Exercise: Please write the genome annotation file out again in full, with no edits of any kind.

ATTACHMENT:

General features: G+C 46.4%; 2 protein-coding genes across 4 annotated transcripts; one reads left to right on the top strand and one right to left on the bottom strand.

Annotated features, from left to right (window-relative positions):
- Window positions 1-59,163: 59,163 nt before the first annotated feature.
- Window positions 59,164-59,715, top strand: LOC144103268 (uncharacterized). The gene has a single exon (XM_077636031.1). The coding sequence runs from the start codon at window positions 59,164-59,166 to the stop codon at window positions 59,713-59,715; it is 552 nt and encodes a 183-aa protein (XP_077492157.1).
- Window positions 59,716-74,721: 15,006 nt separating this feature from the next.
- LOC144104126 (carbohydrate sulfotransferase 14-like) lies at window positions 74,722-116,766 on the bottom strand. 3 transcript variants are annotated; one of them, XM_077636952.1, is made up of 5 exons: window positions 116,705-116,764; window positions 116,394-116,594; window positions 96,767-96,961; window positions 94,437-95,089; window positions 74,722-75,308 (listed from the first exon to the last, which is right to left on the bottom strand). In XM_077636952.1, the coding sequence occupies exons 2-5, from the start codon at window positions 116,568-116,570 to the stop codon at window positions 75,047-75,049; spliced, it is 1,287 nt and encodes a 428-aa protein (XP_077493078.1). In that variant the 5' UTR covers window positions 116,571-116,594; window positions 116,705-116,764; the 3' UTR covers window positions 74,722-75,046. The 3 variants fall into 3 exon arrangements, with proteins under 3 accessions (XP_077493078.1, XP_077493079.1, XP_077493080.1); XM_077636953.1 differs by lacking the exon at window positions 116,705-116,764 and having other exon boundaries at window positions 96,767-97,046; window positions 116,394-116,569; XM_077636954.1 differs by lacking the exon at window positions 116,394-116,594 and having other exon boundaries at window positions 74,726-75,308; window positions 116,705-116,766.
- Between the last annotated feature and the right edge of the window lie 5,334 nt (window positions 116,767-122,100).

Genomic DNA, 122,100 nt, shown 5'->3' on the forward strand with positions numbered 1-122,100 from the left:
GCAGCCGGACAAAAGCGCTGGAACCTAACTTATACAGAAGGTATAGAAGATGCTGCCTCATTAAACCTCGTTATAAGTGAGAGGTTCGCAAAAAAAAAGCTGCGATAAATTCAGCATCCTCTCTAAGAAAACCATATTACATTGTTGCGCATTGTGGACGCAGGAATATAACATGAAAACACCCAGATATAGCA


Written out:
General features: G+C 46.4%; 2 protein-coding genes across 4 annotated transcripts; one reads left to right on the top strand and one right to left on the bottom strand.

Annotated features, from left to right (window-relative positions):
- Window positions 1-59,163: 59,163 nt before the first annotated feature.
- Window positions 59,164-59,715, top strand: LOC144103268 (uncharacterized). The gene has a single exon (XM_077636031.1). The coding sequence runs from the start codon at window positions 59,164-59,166 to the stop codon at window positions 59,713-59,715; it is 552 nt and encodes a 183-aa protein (XP_077492157.1).
- Window positions 59,716-74,721: 15,006 nt separating this feature from the next.
- LOC144104126 (carbohydrate sulfotransferase 14-like) lies at window positions 74,722-116,766 on the bottom strand. 3 transcript variants are annotated; one of them, XM_077636952.1, is made up of 5 exons: window positions 116,705-116,764; window positions 116,394-116,594; window positions 96,767-96,961; window positions 94,437-95,089; window positions 74,722-75,308 (listed from the first exon to the last, which is right to left on the bottom strand). In XM_077636952.1, the coding sequence occupies exons 2-5, from the start codon at window positions 116,568-116,570 to the stop codon at window positions 75,047-75,049; spliced, it is 1,287 nt and encodes a 428-aa protein (XP_077493078.1). In that variant the 5' UTR covers window positions 116,571-116,594; window positions 116,705-116,764; the 3' UTR covers window positions 74,722-75,046. The 3 variants fall into 3 exon arrangements, with proteins under 3 accessions (XP_077493078.1, XP_077493079.1, XP_077493080.1); XM_077636953.1 differs by lacking the exon at window positions 116,705-116,764 and having other exon boundaries at window positions 96,767-97,046; window positions 116,394-116,569; XM_077636954.1 differs by lacking the exon at window positions 116,394-116,594 and having other exon boundaries at window positions 74,726-75,308; window positions 116,705-116,766.
- Between the last annotated feature and the right edge of the window lie 5,334 nt (window positions 116,767-122,100).

Genomic DNA, 122,100 nt, shown 5'->3' on the forward strand with positions numbered 1-122,100 from the left:
GCAGCCGGACAAAAGCGCTGGAACCTAACTTATACAGAAGGTATAGAAGATGCTGCCTCATTAAACCTCGTTATAAGTGAGAGGTTCGCAAAAAAAAAGCTGCGATAAATTCAGCATCCTCTCTAAGAAAACCATATTACATTGTTGCGCATTGTGGACGCAGGAATATAACATGAAAACACCCAGATATAGCA